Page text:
Lack of talent poses a challenge as banks seek to validate their models


A decade after regulators began requiring banks to validate the effectiveness of their financial models, a talent shortage is hampering industry efforts to comply.

More than seven in ten respondents to a recent survey said a talent shortage is a challenge to meeting requirements, more than any other response.

Some banks use as many as 800 different models to guide lending decisions and other determinations in their business, according to the survey of 62 banks, which was carried out by the Risk Management Association.

“When you look at the number of banks and the number of models in the industry, you can see why there’s a real lack of talent needed to validate them,” said Ed DeMarco, general counsel at the Risk Management Association.

Banks’ financial models must be tested through a careful process that the Federal Reserve, the Office of the Comptroller of the Currency and later the Federal Deposit Insurance Corp. began to take a closer look in the wake of the 2008 financial crisis.

Regulators found that the models that much of Wall Street relied on collapsed at the height of the crisis, producing loss estimates that were “ridiculously lower” than what had been realized on mortgage-backed securities. risk, researchers wrote in a report by the Risk Management Association.

According to the survey, six out of 10 banks said they now validate their riskiest and most complex models every two years.

But the rise of digital finance companies and the lure of tech giants has turned qualified candidates away from traditional banks, which more often have to outsource work, the survey found.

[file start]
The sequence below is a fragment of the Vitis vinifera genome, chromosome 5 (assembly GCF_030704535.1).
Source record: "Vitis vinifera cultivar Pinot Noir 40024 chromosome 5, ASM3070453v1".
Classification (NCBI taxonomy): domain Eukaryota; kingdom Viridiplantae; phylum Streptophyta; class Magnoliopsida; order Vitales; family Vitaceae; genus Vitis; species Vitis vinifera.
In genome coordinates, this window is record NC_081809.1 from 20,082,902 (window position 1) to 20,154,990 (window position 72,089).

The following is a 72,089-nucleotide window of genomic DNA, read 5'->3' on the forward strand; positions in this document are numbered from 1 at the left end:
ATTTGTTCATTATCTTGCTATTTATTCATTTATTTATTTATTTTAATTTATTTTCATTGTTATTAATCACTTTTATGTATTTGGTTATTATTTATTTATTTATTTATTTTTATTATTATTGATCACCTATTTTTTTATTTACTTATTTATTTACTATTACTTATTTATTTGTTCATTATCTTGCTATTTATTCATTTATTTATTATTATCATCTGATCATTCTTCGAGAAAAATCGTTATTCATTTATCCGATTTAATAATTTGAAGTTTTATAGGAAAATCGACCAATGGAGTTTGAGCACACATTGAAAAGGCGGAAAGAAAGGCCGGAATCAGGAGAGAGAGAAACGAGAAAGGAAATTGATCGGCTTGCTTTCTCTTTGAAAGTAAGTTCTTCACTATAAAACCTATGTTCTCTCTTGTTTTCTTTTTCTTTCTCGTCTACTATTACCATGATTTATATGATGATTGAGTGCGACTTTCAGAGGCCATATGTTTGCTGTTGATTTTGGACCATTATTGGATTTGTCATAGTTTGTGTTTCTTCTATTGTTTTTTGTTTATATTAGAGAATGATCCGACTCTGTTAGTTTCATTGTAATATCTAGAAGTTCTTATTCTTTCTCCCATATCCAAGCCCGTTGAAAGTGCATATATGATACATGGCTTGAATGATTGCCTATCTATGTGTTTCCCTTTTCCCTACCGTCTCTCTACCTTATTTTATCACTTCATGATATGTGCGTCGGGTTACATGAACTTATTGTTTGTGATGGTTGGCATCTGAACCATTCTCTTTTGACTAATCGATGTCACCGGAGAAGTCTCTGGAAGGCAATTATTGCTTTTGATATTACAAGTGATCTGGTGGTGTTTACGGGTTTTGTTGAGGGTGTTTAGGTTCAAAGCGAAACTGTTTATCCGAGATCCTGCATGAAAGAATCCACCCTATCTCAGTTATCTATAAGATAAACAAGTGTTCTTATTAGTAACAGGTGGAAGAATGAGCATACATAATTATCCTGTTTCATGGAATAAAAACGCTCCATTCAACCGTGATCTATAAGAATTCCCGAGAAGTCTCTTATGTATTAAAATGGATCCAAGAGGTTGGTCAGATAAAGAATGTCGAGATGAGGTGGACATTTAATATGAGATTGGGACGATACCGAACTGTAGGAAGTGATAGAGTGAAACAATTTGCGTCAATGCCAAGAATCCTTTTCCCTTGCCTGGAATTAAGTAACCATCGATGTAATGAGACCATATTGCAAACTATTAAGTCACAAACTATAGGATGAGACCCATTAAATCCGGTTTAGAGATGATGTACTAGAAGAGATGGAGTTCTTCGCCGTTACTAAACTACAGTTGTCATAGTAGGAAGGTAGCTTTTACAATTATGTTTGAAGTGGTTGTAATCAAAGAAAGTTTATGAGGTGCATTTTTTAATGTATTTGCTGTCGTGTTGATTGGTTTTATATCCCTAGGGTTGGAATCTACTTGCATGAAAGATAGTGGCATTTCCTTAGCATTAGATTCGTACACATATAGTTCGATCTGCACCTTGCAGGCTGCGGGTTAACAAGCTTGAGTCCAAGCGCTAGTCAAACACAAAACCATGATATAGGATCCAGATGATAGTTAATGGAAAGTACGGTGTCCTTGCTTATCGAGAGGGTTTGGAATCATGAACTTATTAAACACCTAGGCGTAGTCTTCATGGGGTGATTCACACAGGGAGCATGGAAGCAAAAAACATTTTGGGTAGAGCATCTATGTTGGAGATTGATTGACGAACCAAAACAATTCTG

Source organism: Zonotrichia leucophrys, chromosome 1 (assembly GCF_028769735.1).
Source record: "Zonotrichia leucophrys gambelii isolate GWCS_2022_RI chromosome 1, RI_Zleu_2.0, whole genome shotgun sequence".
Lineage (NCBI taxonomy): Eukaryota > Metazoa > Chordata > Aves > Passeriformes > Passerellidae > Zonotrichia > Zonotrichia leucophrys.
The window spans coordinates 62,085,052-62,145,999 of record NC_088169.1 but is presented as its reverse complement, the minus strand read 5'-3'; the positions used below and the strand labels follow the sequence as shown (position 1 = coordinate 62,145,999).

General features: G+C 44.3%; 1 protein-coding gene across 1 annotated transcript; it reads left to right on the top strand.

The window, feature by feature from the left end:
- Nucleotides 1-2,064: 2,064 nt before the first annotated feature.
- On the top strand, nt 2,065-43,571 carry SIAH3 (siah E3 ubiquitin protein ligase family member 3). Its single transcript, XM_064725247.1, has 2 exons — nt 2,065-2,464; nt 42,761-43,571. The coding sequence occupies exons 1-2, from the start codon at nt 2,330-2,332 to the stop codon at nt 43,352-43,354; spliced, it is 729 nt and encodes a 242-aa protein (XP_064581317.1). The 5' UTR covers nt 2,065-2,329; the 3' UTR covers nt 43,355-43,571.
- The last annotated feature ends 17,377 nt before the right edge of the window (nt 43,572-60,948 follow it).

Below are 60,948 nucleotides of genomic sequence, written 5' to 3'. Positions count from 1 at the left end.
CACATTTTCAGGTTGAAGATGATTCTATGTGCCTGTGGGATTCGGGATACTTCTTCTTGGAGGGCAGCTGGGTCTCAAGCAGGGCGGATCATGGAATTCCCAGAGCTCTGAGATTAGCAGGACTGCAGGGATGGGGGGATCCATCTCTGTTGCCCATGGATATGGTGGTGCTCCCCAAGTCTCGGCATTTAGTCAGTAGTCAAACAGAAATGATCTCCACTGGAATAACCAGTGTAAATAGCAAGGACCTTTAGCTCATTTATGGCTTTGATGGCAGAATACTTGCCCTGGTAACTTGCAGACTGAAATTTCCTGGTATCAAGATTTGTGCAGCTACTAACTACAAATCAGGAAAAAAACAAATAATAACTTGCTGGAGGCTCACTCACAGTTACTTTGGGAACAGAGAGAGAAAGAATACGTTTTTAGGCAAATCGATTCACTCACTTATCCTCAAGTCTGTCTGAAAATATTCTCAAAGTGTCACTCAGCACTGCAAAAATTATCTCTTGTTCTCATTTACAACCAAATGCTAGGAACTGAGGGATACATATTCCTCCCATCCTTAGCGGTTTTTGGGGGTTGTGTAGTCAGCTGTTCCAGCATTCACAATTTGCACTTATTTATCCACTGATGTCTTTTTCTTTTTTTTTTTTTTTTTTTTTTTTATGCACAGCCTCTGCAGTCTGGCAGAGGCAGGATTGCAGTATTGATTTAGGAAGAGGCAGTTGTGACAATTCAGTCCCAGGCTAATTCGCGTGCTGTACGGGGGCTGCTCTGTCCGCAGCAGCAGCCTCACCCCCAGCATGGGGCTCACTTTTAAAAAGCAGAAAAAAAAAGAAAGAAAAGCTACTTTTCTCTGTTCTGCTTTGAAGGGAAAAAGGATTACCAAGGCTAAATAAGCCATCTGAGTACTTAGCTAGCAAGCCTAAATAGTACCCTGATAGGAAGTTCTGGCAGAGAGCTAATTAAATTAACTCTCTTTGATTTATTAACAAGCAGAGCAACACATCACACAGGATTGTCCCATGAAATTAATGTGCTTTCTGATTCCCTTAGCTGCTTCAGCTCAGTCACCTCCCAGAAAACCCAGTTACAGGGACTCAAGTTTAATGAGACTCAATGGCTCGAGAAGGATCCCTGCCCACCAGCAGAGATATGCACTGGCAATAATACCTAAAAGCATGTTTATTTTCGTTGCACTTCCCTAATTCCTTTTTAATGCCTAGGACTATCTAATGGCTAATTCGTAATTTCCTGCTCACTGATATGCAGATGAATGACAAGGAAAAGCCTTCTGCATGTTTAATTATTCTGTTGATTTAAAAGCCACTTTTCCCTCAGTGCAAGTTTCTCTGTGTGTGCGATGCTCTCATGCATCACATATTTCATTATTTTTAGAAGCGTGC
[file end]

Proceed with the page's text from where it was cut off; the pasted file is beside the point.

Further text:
Specific skills are needed to perform the validations, said Chris Nichols, director of capital markets at SouthState Corporation, with $46.2 billion in assets in Winter Haven, Florida. It is crucial to rely on technicians who are creative enough to solve problems related to frequent data gaps, he said.

Recently, as more skilled talent has gone to big tech companies, the models have also become more complex, often relying on machine learning capabilities, according to Nichols.

“Model validation can be daunting,” he said.

Independent Community Bankers of America is in talks with federal banking agencies to allow smaller banks to collaborate, share resources and personnel, and recognize common standards, according to Michael Emancipator, group vice president and regulatory advisor. that could make the process more efficient. .

According to the ICBA, about eight in ten community banks say they pay outside companies to help them manage digital products. But current guidelines require banks to have internal employees who know how to manage relationships.

“This can create a bit of a bottleneck considering the limited number of experts in these fields, coupled with the Great Resignation that’s unfolding right now,” Emancipator said, referring to the surge of Americans who have quit their jobs in the time of the pandemic.

In the survey, about 72% of respondents cited “talent” as a challenge to model validation, followed by 63% who cited “costs.” Some 37% of respondents mentioned “banking resources” and 9% mentioned “technology”.

Even banks with the resources to tackle the model validation process head-on should take extra care when purchasing or building a new model or additional datasets, Nichols said.

The bank’s management may face a “difficult decision when trying to determine the margin of error tolerance in its validation practice”, he added.

“The big banks need to be more rigorous. So while the talent is more likely to be available, the exercise becomes more costly and relatively time-consuming,” Nichols said.


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